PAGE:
Calabria forms the foot of the Italian boot. This region is in the heart of the Mezzogiorno, the south of Italy. Who would expect to find an Albanian Carnival here? Who would expect to find an African Carnevale here? Keep on reading to learn about some of the most distinctive Carnevales in all Europe.
San Demetrio Corone is a village of under four thousand people in Calabria facing the Apennine Mountains and the Ionian Sea. It was founded more than five hundred years ago by Albanians who were fleeing an Ottoman invasion. Despite the centuries the townsfolk have managed to keep their Albanian language and customs while becoming Italians.
On the first Saturday of Carnival they celebrate the “Feste dei Morti.” The poor and children go from house by house collecting alms. Then they march to the local cemetery where food and drink is served surrounded by the gravestones. The food known as “Colivi” is made from boiled wheat and was eaten at Paleo-Christian funerals.
In the nearby village of Saracena, population about four thousand, named for the Arabs who formerly ruled this part of the world, the Festa di San Leone (Feast of St. Leon) starts with candlelight procession from the church of that name accompanied by music made with traditional musical instruments. Then comes the “Fucarazzi'” (bonfire) at dusk that stays lit all night long while the inhabitants and guests enjoy the ritual food and drink.
Another Albanian Carnevale in Calabria is held in the village of Lungro many of whose three thousand some inhabitants speak a dialect of Albanian. The villagers celebrate Carnevale by parading in traditional Albanian costumes. In northern Calabria, the city of Montalto Uffugo (population about seventeen thousand) holds an interesting parade of men wearing women’s dresses. They hand out sweets and tastes of Pollino wine.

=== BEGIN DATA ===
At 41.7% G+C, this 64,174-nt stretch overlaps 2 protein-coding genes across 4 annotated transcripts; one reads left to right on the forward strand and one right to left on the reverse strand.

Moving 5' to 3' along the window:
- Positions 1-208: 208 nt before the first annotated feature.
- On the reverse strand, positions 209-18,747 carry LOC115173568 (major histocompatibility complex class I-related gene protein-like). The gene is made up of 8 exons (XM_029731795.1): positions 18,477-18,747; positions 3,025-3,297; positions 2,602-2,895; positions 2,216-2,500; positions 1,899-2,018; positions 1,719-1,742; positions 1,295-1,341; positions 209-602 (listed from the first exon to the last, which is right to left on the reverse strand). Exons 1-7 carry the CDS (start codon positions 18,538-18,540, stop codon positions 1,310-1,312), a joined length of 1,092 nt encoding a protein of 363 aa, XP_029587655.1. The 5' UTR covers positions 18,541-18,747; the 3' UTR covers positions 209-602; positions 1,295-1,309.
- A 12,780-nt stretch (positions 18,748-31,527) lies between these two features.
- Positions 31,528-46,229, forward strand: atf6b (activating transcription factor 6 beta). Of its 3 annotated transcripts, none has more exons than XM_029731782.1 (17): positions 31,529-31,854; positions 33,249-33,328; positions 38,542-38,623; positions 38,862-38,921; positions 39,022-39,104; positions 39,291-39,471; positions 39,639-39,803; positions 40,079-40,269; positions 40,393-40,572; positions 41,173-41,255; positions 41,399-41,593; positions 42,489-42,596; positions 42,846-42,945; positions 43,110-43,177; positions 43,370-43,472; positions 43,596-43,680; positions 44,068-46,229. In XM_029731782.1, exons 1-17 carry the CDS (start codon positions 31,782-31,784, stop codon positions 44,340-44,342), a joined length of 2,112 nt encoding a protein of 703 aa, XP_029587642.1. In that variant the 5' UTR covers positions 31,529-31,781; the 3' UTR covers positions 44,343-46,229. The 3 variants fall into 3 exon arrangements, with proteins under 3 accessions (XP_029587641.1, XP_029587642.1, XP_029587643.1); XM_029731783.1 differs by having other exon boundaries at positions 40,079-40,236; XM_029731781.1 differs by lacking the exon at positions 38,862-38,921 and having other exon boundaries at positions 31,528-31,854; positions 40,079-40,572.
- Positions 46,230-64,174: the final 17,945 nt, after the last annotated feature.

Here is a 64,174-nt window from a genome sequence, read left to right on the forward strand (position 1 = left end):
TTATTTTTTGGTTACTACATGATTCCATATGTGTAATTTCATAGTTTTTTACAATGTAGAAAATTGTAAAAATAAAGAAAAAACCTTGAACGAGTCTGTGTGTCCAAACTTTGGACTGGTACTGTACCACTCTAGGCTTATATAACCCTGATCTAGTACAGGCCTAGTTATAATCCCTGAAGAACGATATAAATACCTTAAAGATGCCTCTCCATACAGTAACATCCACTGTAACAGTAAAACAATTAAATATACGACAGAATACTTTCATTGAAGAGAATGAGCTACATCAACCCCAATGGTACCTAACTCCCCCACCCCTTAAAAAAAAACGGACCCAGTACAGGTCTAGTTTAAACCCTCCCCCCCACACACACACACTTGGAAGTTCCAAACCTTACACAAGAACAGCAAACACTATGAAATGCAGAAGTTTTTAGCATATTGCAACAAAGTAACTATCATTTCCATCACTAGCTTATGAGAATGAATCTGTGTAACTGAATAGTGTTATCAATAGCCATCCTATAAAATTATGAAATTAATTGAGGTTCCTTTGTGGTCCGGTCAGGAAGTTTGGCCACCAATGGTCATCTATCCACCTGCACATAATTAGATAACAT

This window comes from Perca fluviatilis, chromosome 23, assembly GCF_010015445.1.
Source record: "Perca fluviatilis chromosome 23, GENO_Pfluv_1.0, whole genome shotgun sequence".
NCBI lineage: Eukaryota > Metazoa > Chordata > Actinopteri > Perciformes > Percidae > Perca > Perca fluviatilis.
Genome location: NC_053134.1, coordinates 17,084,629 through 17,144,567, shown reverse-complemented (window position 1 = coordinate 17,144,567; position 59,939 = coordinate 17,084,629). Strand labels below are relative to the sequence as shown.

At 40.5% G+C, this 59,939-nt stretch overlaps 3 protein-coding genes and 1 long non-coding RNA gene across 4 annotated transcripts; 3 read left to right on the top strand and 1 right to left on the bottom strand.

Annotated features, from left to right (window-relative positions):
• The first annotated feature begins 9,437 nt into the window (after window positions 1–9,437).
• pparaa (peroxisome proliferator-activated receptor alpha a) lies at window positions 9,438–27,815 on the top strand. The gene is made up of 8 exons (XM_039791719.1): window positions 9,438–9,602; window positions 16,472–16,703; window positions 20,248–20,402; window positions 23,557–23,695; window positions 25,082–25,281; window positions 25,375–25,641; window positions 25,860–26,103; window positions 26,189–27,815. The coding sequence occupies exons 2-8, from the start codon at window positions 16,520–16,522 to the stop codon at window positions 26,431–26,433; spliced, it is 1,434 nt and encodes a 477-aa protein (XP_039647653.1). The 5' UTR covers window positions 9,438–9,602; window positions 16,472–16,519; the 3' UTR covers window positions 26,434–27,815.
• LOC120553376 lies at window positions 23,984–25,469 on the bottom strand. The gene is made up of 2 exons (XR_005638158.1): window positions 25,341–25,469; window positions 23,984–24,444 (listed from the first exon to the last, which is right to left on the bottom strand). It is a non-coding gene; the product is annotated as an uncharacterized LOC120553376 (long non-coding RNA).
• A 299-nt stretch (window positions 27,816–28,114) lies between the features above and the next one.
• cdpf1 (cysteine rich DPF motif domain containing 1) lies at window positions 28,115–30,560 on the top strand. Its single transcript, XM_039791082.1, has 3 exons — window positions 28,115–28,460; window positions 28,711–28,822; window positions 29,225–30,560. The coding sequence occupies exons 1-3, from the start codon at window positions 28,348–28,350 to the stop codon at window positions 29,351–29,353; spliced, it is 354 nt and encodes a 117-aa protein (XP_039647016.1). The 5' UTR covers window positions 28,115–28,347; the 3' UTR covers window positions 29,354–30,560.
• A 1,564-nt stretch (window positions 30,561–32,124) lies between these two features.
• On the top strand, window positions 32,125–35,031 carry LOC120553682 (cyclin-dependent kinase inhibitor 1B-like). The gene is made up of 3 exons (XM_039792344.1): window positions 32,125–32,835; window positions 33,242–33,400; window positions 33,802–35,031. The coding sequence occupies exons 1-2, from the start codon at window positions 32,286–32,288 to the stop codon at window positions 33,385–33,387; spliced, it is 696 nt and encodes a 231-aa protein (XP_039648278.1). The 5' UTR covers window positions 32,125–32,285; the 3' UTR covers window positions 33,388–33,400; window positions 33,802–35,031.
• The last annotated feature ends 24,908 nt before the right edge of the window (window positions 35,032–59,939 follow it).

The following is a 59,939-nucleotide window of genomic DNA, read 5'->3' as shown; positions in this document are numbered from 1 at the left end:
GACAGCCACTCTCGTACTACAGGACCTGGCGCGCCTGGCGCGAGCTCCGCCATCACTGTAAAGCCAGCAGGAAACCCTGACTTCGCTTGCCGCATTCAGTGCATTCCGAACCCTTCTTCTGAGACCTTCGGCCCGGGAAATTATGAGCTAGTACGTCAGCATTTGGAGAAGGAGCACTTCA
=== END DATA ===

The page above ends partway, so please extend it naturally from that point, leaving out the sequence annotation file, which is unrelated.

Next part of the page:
Following the parade, the kings and queens arrive for a night of dancing wearing costumes that include giant heads. Actually cross dressing is a popular Calabrian Carnevale theme for both men and women as are the ancient Commedia dell’Arte farces in which Carnival is dying, surrounded by busy but hopelessly ineffectual doctors. The funeral is grotesque and ends with a huge bonfire.
The town of Castrovillari, population well over twenty thousand on the northern border of Calabria, holds its Carnival of Pollino. The women dress in intricate traditional costumes and both the men and women celebrate the Pollino wine of the region, Lacrima di Castrovillari. But there’s more. This Carnevale now includes a children’s carnival and an International Folklore Festival with Jazz concerts and multiple events devoted to African, Afro-American, and Afro-Brazilian culture. The times they are a’changing.
Author: Levi Reiss authored or co-authored ten computer and Internet books, but would rather drink fine French, German, or other wine, paired with the right foods. He loves teaching computer classes at an Ontario French-language community college. Visit his Italian travel, wine, and food website www.travelitalytravel.com and his wine, diet, health, and nutrition website www.wineinyourdiet.com.